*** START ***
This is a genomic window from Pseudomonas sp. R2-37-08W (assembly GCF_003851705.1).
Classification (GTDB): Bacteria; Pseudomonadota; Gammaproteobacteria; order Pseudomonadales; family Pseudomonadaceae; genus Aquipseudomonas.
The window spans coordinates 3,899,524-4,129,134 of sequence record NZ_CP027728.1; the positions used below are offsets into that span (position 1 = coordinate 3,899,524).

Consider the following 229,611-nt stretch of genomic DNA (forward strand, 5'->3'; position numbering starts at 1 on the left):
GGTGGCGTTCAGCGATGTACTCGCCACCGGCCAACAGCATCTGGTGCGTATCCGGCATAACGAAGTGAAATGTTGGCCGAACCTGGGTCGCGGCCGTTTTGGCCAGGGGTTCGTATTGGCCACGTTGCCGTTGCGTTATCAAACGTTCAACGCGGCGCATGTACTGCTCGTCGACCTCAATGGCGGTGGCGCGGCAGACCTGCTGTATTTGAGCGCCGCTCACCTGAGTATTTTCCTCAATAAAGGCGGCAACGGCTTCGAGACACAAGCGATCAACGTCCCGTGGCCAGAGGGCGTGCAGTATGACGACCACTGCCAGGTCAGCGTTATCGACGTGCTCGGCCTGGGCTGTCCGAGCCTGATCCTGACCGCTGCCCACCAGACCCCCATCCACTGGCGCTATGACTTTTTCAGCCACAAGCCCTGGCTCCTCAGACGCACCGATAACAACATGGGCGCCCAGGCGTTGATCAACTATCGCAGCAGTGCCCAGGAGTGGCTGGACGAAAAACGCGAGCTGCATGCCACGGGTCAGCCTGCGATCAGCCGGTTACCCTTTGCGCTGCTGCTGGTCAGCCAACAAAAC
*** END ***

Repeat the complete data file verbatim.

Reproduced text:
This is a genomic window from Pseudomonas sp. R2-37-08W (assembly GCF_003851705.1).
Classification (GTDB): Bacteria; Pseudomonadota; Gammaproteobacteria; order Pseudomonadales; family Pseudomonadaceae; genus Aquipseudomonas.
The window spans coordinates 3,899,524-4,129,134 of sequence record NZ_CP027728.1; the positions used below are offsets into that span (position 1 = coordinate 3,899,524).

Consider the following 229,611-nt stretch of genomic DNA (forward strand, 5'->3'; position numbering starts at 1 on the left):
GGTGGCGTTCAGCGATGTACTCGCCACCGGCCAACAGCATCTGGTGCGTATCCGGCATAACGAAGTGAAATGTTGGCCGAACCTGGGTCGCGGCCGTTTTGGCCAGGGGTTCGTATTGGCCACGTTGCCGTTGCGTTATCAAACGTTCAACGCGGCGCATGTACTGCTCGTCGACCTCAATGGCGGTGGCGCGGCAGACCTGCTGTATTTGAGCGCCGCTCACCTGAGTATTTTCCTCAATAAAGGCGGCAACGGCTTCGAGACACAAGCGATCAACGTCCCGTGGCCAGAGGGCGTGCAGTATGACGACCACTGCCAGGTCAGCGTTATCGACGTGCTCGGCCTGGGCTGTCCGAGCCTGATCCTGACCGCTGCCCACCAGACCCCCATCCACTGGCGCTATGACTTTTTCAGCCACAAGCCCTGGCTCCTCAGACGCACCGATAACAACATGGGCGCCCAGGCGTTGATCAACTATCGCAGCAGTGCCCAGGAGTGGCTGGACGAAAAACGCGAGCTGCATGCCACGGGTCAGCCTGCGATCAGCCGGTTACCCTTTGCGCTGCTGCTGGTCAGCCAACAAAAC